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Prejudice won't let them rest in peace

Published February 16, 2007


If you've heard the story about the homeowners and the cemetery then you should be as outraged as I was.

Residents of Istachatta in northwest Hernando County didn't want a private Bosnian cemetery in their rural neighborhood. One person objected to a Muslim cemetery where he wouldn't be able to be buried. Another person carped about crime and vandalism. Are we talking about a burial ground or a juke joint?

Instead of listening politely and admonishing the residents, the county planning and zoning commission shamefully acquiesced to the bigotry.

One commissioner worried that bodies from the green, environmentally friendly cemetery would pollute the aquifer and foul the drinking water. And she wasn't kidding. What happened to all those embalmed bodies buried in Brooksville for the past 100 years? Haven't cemeteries, like churches, schools and playgrounds, always been part of communities?

Even though the planning department staff thought the cemetery was a good idea and would fit this rural area, commissioners unanimously rejected it.

This controversy says more about the living than the dead - not that it would matter to those buried 6 feet under. But this is also an ugly pattern we've seen too often. This is from the same page as the folks in Lexington Oaks in Wesley Chapel who think their golf community is too highbrow for a Salvation Army thrift store nearby. This is another example of how deep seated prejudice shows itself in the ugliest of ways. Worse of all, this time prejudice got a government stamp of approval.

The cemetery proposal was submitted by Vedad Sokovic of the Bosnian Member Association in Clearwater. The group has been around for about five years and includes about 200 families.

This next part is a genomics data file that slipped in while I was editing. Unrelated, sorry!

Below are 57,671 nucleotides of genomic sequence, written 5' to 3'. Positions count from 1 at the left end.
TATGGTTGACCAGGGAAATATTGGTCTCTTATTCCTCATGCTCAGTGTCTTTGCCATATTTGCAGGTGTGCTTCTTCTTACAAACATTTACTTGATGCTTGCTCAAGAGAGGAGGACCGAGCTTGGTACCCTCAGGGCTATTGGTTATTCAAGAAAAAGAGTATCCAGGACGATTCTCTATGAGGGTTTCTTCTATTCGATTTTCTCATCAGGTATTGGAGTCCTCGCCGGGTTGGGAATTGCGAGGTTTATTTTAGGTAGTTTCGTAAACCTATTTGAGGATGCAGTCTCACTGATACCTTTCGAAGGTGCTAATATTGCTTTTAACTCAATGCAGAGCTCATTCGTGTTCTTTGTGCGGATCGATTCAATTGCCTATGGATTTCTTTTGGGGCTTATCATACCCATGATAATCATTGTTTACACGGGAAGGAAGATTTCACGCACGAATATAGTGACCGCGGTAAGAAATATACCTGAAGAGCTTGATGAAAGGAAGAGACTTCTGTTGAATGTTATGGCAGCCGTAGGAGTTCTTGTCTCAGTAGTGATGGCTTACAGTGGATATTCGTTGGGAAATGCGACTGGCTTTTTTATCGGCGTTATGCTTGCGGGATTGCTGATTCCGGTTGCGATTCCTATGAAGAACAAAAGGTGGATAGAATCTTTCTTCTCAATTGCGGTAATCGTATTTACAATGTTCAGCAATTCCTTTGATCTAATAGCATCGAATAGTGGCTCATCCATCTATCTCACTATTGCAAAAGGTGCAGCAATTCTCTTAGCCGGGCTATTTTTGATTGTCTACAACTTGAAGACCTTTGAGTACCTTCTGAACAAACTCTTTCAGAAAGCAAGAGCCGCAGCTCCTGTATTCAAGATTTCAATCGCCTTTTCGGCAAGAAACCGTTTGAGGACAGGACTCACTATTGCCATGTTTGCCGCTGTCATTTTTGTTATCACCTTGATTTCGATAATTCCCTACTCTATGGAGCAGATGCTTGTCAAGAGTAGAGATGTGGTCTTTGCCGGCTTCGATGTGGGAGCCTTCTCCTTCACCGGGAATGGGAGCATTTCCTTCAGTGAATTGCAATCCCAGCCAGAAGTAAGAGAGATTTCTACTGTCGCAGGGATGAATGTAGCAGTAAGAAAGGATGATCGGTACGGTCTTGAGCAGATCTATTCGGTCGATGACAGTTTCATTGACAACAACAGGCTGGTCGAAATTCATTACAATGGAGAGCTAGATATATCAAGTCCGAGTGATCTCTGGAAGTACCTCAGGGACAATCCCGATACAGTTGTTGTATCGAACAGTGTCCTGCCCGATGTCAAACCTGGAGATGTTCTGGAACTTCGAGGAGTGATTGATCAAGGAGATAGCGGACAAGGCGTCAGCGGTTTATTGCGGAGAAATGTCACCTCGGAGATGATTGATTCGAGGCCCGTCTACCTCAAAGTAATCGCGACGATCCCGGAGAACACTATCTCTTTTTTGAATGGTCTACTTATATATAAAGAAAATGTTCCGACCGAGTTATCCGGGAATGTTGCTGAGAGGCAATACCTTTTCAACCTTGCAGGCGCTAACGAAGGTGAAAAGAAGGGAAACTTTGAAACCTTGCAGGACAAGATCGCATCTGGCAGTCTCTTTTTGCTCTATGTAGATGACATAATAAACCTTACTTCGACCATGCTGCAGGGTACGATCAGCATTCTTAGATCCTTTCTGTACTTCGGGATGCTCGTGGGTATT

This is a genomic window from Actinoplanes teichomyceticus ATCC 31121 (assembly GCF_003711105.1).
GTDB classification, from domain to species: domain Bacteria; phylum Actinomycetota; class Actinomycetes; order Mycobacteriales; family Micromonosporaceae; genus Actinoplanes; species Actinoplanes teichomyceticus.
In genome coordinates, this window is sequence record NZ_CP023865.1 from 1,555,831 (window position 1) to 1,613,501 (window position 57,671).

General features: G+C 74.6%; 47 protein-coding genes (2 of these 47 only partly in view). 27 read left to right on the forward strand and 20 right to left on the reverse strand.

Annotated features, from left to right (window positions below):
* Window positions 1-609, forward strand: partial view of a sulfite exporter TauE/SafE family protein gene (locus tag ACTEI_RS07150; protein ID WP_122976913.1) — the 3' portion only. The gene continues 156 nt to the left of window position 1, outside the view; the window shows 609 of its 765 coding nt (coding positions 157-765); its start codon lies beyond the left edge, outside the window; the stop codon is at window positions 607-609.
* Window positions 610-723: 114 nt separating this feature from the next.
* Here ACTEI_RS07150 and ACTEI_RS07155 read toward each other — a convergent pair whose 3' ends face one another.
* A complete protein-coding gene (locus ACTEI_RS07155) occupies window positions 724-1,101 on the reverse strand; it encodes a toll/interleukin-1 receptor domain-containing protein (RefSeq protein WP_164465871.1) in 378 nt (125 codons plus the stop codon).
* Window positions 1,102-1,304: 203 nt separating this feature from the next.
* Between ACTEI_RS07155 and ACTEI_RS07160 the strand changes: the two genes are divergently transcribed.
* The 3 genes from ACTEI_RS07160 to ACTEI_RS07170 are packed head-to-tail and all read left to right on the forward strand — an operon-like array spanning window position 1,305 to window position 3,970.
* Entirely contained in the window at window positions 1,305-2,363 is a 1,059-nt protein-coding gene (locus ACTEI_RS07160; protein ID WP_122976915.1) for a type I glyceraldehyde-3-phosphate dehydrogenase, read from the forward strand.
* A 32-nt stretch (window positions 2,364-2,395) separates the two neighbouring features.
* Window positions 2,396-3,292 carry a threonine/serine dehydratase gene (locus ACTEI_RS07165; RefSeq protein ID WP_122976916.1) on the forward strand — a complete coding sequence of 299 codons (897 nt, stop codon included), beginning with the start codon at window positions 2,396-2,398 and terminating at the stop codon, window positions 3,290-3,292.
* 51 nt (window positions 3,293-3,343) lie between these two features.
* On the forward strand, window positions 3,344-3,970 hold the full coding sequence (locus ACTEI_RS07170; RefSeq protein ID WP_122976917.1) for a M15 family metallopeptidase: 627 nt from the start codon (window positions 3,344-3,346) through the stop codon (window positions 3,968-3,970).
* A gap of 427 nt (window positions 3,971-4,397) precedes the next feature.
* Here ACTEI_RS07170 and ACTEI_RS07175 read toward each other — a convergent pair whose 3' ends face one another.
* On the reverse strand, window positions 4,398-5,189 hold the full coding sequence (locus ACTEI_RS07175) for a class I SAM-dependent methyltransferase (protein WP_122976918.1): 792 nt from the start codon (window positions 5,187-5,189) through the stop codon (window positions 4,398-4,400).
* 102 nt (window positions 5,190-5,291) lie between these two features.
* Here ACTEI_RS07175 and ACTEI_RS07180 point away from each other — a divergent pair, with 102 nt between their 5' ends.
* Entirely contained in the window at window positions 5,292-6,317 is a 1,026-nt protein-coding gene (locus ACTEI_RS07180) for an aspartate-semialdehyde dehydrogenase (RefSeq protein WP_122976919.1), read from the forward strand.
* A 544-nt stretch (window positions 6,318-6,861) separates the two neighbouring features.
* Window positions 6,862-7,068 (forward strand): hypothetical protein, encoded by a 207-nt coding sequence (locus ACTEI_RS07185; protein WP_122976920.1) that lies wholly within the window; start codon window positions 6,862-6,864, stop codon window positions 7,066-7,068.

Many of them - Catholics, Muslims, and Orthodox - had fled the war-torn Balkans, where narrow-mindedness and hate turned to ethnic cleansing and civil war. America was supposed to be different. Brooksville isn't Bosnia, but after he heard folks referring to him, an American citizen, as a foreigner, Sokovic was convinced that his group had gone to the wrong place.

When I spoke to him a few days after the commission meeting, Sokovic seemed almost relieved that the proposal had been rejected.

"It's not a place we want to be," said the 35-year old former resident of Sarajevo. "We want a neighborhood that would welcome us."

The Bosnians are no different from the Irish, Italian, or Chinese immigrants who've come to this country. They grab all the wonderful opportunities America has to offer without discarding all their Old World traditions.

For immigrants who expect to die far from their native land, the next best thing is to be buried among friends and family. Sokovic and his group ended up looking for property in Hernando because Pasco and Pinellas are mostly built up; land farther south is scarce and expensive. Members are paying thousands for a typical funeral. Some even have to borrow money to bury their relatives.

All they wanted to do was buy a few acres for a cemetery that would have modest wooden markers. It would mean a few funerals each year. But this would be a place where they could visit, bring flowers and spend time with their peaceful dead. Ignorance shouldn't be an excuse to deny them that.

Andrew Skerritt can be reached at 813 909-4602 or toll-free at 1-800-333-7505, ext. 4602. His e-mail address is

[Last modified February 16, 2007, 06:42:29]

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